So what are they like in person?” is the first question my pilot friends ask when I tell them I’ve spent a day with John and Martha King, the well-known founders of King Schools. “Are they as nice as they appear?” It seems everybody in aviation knows the Kings, and they should: One out of every two pilots has taken one of the 90+ King courses, ranging from private pilot to jet training, and beyond.
I wasn’t sure what to expect as P&P Editor Jessica Ambats and I made our way south to San Diego’s Montgomery Field, where King Schools is based. I was doubly excited that I’d be meeting John and Martha King for the first time and spending the day with them as they produced Cessna’s brand-new online course, flying the first production 162 Skycatcher. Also, I was curious about the improvements Cessna had made as a result of some well-publicized problems, and I wanted to find out what the Kings genuinely thought about the Skycatcher.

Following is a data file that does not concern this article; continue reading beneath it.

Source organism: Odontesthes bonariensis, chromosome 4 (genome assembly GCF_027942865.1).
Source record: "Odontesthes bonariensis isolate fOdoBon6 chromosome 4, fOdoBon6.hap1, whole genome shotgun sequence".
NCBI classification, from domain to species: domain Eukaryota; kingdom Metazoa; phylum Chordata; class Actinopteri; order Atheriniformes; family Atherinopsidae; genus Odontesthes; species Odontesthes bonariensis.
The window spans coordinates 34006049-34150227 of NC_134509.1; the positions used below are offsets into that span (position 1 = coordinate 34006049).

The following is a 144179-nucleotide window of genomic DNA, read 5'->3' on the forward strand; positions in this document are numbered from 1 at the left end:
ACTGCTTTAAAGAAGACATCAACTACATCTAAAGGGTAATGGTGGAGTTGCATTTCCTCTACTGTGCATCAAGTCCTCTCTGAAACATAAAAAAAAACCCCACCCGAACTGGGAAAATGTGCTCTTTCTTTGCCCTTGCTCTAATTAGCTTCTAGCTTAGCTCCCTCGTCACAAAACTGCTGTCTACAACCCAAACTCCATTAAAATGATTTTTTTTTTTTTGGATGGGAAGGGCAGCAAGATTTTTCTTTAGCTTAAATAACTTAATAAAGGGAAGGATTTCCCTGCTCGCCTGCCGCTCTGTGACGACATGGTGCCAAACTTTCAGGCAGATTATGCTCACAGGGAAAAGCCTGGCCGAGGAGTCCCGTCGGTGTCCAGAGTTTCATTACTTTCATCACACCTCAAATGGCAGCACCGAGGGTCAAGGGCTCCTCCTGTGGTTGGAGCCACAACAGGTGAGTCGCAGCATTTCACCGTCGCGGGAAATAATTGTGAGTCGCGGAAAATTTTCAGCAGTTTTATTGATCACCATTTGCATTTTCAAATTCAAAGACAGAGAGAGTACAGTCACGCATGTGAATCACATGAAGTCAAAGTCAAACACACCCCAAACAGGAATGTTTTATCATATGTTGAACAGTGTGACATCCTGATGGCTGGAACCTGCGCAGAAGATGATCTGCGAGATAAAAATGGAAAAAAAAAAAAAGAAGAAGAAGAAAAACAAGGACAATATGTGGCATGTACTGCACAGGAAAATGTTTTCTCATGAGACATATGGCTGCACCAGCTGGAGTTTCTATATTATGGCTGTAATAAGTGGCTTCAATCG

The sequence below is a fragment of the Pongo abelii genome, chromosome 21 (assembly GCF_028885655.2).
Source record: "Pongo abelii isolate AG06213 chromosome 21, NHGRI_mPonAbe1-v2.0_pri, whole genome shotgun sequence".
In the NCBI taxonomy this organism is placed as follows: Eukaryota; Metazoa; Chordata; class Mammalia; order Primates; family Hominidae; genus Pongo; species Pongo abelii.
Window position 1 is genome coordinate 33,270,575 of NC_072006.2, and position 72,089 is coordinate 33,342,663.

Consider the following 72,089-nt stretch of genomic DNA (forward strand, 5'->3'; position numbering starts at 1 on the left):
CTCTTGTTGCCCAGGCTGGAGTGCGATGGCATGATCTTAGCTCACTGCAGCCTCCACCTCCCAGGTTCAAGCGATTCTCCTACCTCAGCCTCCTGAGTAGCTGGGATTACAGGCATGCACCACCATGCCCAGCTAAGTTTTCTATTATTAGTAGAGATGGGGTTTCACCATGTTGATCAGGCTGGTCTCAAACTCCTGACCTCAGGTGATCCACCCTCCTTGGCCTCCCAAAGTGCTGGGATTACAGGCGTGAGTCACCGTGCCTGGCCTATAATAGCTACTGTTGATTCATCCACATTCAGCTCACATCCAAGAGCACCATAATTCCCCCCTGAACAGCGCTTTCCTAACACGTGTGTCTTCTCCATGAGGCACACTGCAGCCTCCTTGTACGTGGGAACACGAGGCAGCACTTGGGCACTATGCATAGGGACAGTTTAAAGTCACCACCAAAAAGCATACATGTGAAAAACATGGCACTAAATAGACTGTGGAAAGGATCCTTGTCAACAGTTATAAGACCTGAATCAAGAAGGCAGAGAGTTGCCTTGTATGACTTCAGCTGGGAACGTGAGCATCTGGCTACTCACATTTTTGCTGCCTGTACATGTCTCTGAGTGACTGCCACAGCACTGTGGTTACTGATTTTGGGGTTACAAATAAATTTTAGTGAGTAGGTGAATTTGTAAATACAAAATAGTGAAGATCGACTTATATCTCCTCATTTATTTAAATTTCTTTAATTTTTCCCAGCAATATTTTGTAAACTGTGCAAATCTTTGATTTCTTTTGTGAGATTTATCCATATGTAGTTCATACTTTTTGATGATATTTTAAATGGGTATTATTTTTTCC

Both John and Martha agree that the Skycatcher is something special. “It’s the biggest thing in GA in 60 years,” says John. “I think it’s going to revolutionize flight training.” He points to the unique characteristics of the 162, commenting on its simplicity and crisp responsiveness. “I got used to it in five minutes!” he notes. Martha says the 162 is fingertip-easy to fly and is extremely docile. “It’s the ideal trainer,” she adds. Both Kings talk about things like ease of entry with the gull-wing door design, and the incredible visibility.